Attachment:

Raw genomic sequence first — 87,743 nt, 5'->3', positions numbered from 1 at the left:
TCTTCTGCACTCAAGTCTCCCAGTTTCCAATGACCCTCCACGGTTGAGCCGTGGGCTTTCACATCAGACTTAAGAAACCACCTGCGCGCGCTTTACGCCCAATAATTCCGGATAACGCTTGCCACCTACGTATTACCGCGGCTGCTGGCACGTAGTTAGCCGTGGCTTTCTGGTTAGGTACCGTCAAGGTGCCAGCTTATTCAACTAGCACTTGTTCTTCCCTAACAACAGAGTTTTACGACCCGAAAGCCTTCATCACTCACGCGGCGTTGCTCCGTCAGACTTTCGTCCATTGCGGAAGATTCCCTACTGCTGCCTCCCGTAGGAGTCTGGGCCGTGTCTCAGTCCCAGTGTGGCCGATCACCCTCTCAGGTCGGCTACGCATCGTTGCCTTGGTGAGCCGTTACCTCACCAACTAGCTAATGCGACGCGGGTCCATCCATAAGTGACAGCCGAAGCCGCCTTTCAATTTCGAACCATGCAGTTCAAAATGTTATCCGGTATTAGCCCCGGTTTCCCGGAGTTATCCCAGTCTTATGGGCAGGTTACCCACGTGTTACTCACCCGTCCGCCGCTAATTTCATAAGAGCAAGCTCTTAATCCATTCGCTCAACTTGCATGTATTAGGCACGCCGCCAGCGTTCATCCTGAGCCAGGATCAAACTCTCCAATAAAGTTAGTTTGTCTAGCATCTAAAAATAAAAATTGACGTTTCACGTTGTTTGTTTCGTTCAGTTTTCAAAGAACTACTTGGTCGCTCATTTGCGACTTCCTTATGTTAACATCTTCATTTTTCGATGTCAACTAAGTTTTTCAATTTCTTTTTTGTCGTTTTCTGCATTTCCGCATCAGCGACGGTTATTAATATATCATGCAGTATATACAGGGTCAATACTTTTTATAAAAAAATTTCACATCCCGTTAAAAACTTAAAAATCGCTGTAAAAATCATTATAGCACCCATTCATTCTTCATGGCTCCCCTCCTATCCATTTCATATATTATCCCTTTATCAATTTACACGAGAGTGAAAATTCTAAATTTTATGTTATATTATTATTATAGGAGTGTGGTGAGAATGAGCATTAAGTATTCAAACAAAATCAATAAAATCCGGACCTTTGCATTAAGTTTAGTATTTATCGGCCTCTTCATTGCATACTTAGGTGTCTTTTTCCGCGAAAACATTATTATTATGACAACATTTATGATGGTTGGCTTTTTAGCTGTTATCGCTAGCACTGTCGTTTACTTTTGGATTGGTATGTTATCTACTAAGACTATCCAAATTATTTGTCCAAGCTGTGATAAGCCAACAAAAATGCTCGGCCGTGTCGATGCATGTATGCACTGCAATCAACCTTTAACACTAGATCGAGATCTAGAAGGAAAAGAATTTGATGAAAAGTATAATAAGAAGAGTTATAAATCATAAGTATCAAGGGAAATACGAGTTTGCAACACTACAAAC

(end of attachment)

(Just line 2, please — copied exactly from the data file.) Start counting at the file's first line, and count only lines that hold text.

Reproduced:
TCTTCTGCACTCAAGTCTCCCAGTTTCCAATGACCCTCCACGGTTGAGCCGTGGGCTTTCACATCAGACTTAAGAAACCACCTGCGCGCGCTTTACGCCCAATAATTCCGGATAACGCTTGCCACCTACGTATTACCGCGGCTGCTGGCACGTAGTTAGCCGTGGCTTTCTGGTTAGGTACCGTCAAGGTGCCAGCTTATTCAACTAGCACTTGTTCTTCCCTAACAACAGAGTTTTACGACCCGAAAGCCTTCATCACTCACGCGGCGTTGCTCCGTCAGACTTTCGTCCATTGCGGAAGATTCCCTACTGCTGCCTCCCGTAGGAGTCTGGGCCGTGTCTCAGTCCCAGTGTGGCCGATCACCCTCTCAGGTCGGCTACGCATCGTTGCCTTGGTGAGCCGTTACCTCACCAACTAGCTAATGCGACGCGGGTCCATCCATAAGTGACAGCCGAAGCCGCCTTTCAATTTCGAACCATGCAGTTCAAAATGTTATCCGGTATTAGCCCCGGTTTCCCGGAGTTATCCCAGTCTTATGGGCAGGTTACCCACGTGTTACTCACCCGTCCGCCGCTAATTTCATAAGAGCAAGCTCTTAATCCATTCGCTCAACTTGCATGTATTAGGCACGCCGCCAGCGTTCATCCTGAGCCAGGATCAAACTCTCCAATAAAGTTAGTTTGTCTAGCATCTAAAAATAAAAATTGACGTTTCACGTTGTTTGTTTCGTTCAGTTTTCAAAGAACTACTTGGTCGCTCATTTGCGACTTCCTTATGTTAACATCTTCATTTTTCGATGTCAACTAAGTTTTTCAATTTCTTTTTTGTCGTTTTCTGCATTTCCGCATCAGCGACGGTTATTAATATATCATGCAGTATATACAGGGTCAATACTTTTTATAAAAAAATTTCACATCCCGTTAAAAACTTAAAAATCGCTGTAAAAATCATTATAGCACCCATTCATTCTTCATGGCTCCCCTCCTATCCATTTCATATATTATCCCTTTATCAATTTACACGAGAGTGAAAATTCTAAATTTTATGTTATATTATTATTATAGGAGTGTGGTGAGAATGAGCATTAAGTATTCAAACAAAATCAATAAAATCCGGACCTTTGCATTAAGTTTAGTATTTATCGGCCTCTTCATTGCATACTTAGGTGTCTTTTTCCGCGAAAACATTATTATTATGACAACATTTATGATGGTTGGCTTTTTAGCTGTTATCGCTAGCACTGTCGTTTACTTTTGGATTGGTATGTTATCTACTAAGACTATCCAAATTATTTGTCCAAGCTGTGATAAGCCAACAAAAATGCTCGGCCGTGTCGATGCATGTATGCACTGCAATCAACCTTTAACACTAGATCGAGATCTAGAAGGAAAAGAATTTGATGAAAAGTATAATAAGAAGAGTTATAAATCATAAGTATCAAGGGAAATACGAGTTTGCAACACTACAAAC